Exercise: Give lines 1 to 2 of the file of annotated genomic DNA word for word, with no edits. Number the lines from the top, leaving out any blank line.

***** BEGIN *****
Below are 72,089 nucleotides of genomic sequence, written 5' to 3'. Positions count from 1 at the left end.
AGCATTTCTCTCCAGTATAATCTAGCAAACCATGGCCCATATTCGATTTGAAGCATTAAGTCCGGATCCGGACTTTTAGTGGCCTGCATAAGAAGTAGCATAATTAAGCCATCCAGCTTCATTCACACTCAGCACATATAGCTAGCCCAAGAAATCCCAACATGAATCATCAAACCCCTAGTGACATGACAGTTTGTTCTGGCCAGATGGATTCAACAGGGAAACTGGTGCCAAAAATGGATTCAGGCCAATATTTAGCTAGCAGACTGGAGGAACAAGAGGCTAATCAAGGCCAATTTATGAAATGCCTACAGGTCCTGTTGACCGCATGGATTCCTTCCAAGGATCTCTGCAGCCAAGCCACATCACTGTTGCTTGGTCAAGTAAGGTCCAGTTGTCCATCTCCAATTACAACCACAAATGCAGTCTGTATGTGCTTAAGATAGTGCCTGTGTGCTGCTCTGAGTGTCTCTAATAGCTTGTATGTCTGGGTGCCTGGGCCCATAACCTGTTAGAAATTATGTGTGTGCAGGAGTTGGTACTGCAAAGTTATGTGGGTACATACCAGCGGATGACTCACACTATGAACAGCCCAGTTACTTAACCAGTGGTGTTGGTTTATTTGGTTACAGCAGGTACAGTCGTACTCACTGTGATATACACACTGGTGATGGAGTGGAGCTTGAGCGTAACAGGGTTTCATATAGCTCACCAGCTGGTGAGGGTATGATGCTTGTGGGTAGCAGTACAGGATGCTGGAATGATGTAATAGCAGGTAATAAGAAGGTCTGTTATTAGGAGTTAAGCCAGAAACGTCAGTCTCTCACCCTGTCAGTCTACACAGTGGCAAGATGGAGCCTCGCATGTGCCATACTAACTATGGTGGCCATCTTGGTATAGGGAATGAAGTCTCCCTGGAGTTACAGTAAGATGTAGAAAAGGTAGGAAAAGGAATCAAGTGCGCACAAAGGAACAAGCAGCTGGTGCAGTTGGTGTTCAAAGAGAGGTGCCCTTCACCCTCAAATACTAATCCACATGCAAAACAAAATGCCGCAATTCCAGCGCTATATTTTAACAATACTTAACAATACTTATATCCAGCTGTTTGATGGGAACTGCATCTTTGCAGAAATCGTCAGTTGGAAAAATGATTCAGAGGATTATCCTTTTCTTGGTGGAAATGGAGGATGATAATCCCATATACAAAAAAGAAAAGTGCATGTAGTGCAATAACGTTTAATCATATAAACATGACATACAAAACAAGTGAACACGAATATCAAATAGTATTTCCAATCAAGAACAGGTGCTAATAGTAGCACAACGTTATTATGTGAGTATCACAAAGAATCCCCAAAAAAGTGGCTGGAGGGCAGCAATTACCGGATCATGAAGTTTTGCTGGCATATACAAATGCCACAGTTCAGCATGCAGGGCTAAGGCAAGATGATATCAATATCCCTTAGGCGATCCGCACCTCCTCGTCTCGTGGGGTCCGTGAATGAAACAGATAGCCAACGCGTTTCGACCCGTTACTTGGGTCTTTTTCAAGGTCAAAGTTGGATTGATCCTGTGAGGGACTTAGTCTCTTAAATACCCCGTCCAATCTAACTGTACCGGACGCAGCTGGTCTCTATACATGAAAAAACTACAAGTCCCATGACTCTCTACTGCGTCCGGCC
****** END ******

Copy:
Below are 72,089 nucleotides of genomic sequence, written 5' to 3'. Positions count from 1 at the left end.
AGCATTTCTCTCCAGTATAATCTAGCAAACCATGGCCCATATTCGATTTGAAGCATTAAGTCCGGATCCGGACTTTTAGTGGCCTGCATAAGAAGTAGCATAATTAAGCCATCCAGCTTCATTCACACTCAGCACATATAGCTAGCCCAAGAAATCCCAACATGAATCATCAAACCCCTAGTGACATGACAGTTTGTTCTGGCCAGATGGATTCAACAGGGAAACTGGTGCCAAAAATGGATTCAGGCCAATATTTAGCTAGCAGACTGGAGGAACAAGAGGCTAATCAAGGCCAATTTATGAAATGCCTACAGGTCCTGTTGACCGCATGGATTCCTTCCAAGGATCTCTGCAGCCAAGCCACATCACTGTTGCTTGGTCAAGTAAGGTCCAGTTGTCCATCTCCAATTACAACCACAAATGCAGTCTGTATGTGCTTAAGATAGTGCCTGTGTGCTGCTCTGAGTGTCTCTAATAGCTTGTATGTCTGGGTGCCTGGGCCCATAACCTGTTAGAAATTATGTGTGTGCAGGAGTTGGTACTGCAAAGTTATGTGGGTACATACCAGCGGATGACTCACACTATGAACAGCCCAGTTACTTAACCAGTGGTGTTGGTTTATTTGGTTACAGCAGGTACAGTCGTACTCACTGTGATATACACACTGGTGATGGAGTGGAGCTTGAGCGTAACAGGGTTTCATATAGCTCACCAGCTGGTGAGGGTATGATGCTTGTGGGTAGCAGTACAGGATGCTGGAATGATGTAATAGCAGGTAATAAGAAGGTCTGTTATTAGGAGTTAAGCCAGAAACGTCAGTCTCTCACCCTGTCAGTCTACACAGTGGCAAGATGGAGCCTCGCATGTGCCATACTAACTATGGTGGCCATCTTGGTATAGGGAATGAAGTCTCCCTGGAGTTACAGTAAGATGTAGAAAAGGTAGGAAAAGGAATCAAGTGCGCACAAAGGAACAAGCAGCTGGTGCAGTTGGTGTTCAAAGAGAGGTGCCCTTCACCCTCAAATACTAATCCACATGCAAAACAAAATGCCGCAATTCCAGCGCTATATTTTAACAATACTTAACAATACTTATATCCAGCTGTTTGATGGGAACTGCATCTTTGCAGAAATCGTCAGTTGGAAAAATGATTCAGAGGATTATCCTTTTCTTGGTGGAAATGGAGGATGATAATCCCATATACAAAAAAGAAAAGTGCATGTAGTGCAATAACGTTTAATCATATAAACATGACATACAAAACAAGTGAACACGAATATCAAATAGTATTTCCAATCAAGAACAGGTGCTAATAGTAGCACAACGTTATTATGTGAGTATCACAAAGAATCCCCAAAAAAGTGGCTGGAGGGCAGCAATTACCGGATCATGAAGTTTTGCTGGCATATACAAATGCCACAGTTCAGCATGCAGGGCTAAGGCAAGATGATATCAATATCCCTTAGGCGATCCGCACCTCCTCGTCTCGTGGGGTCCGTGAATGAAACAGATAGCCAACGCGTTTCGACCCGTTACTTGGGTCTTTTTCAAGGTCAAAGTTGGATTGATCCTGTGAGGGACTTAGTCTCTTAAATACCCCGTCCAATCTAACTGTACCGGACGCAGCTGGTCTCTATACATGAAAAAACTACAAGTCCCATGACTCTCTACTGCGTCCGGCC